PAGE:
The manager who has a high need for Security is likely to be a micromanager because the manager has a need for certainty and they want to personally be present to fight off change to plans or outcomes. This is also the manager who appreciates someone keeping their promises over someone who is very creative or innovative, but misses deadlines. For example, this manager will unknowingly express their high need for Security in a performance review with the innovative person by disproportionately focusing on missed deadlines and failing to acknowledge the team member’s creative problem-solving capabilities or their ability to innovate improvements and design new products.
The worst managers with a high need for Security will even slow walk or kill creative ideas for any number of reasons including, “If it ain’t broken, don’t fix it.” You’ll hear them say, “We already have too much on our plates to make any changes right now.” They might say, “I am not going to risk messing up things for an unnecessary change.” They will argue, “That’s not your job, you need to stay in your lane”.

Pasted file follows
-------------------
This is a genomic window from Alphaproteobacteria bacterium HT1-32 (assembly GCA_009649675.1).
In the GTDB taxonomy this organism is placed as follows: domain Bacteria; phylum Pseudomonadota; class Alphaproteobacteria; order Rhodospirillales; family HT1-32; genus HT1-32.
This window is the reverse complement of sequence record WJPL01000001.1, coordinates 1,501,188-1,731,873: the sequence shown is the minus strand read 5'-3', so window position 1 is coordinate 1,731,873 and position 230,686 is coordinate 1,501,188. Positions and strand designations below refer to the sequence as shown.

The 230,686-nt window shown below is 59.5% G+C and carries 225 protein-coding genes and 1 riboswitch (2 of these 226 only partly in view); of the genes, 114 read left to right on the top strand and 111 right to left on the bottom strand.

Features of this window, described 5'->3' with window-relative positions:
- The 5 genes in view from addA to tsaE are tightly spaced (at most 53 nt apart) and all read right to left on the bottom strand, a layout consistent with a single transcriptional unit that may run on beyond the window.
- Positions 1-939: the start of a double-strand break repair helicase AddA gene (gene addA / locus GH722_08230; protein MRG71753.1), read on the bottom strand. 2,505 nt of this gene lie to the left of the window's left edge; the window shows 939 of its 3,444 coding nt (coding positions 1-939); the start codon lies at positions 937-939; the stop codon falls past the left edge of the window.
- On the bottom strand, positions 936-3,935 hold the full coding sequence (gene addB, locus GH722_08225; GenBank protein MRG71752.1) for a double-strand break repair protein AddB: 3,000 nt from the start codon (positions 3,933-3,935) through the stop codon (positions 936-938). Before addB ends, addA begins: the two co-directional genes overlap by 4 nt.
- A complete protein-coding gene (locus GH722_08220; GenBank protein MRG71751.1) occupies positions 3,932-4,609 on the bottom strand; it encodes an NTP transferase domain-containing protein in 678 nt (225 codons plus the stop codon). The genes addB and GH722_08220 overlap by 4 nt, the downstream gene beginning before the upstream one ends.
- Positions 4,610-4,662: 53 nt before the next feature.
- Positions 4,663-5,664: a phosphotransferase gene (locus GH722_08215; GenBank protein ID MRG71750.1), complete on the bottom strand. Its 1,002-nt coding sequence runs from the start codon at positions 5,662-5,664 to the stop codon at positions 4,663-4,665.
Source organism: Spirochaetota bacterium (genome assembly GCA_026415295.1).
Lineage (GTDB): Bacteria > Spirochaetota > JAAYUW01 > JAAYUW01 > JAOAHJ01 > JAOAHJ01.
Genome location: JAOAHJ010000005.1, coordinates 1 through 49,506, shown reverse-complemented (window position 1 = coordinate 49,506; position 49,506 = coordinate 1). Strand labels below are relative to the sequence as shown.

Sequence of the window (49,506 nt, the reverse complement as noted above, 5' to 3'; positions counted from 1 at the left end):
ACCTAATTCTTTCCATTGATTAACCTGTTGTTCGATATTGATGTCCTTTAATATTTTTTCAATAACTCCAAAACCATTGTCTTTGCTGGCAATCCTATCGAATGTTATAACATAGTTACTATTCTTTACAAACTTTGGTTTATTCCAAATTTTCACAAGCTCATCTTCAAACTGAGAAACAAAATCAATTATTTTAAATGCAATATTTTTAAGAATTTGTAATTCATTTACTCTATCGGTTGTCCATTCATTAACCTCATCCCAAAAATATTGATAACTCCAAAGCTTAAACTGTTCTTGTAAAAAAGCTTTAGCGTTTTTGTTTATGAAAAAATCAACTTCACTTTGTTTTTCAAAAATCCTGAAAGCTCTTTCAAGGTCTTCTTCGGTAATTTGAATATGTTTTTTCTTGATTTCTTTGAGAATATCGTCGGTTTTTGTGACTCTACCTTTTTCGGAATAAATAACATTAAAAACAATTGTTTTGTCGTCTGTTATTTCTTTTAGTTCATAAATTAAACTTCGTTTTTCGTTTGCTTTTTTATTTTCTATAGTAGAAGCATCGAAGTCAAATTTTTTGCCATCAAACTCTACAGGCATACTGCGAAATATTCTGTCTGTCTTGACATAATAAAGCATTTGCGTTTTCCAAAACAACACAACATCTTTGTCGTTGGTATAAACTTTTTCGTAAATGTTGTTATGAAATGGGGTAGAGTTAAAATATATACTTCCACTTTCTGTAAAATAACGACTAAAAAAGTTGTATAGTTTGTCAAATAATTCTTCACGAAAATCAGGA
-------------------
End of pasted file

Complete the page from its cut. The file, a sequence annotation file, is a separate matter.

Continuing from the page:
Now, there are many valid reasons to make those statements, but if those statements are the standard operating answers of that manager, then it’s likely they are expressing their high need for Security and potentially risk stunting the potential of the team.
People high in the need for Security tend to be detail hounds, they tend to need a lot of clarification, and they need either to be given certainty or create certainty for themselves. Moreover, when they don’t have that clarity and certainty, they are obviously stressed and uncomfortable. Conversely though, managers with a high need for Security along with the proper skill sets can be great quality managers and project managers. They are also the people you want to oversee risk management in high risk areas.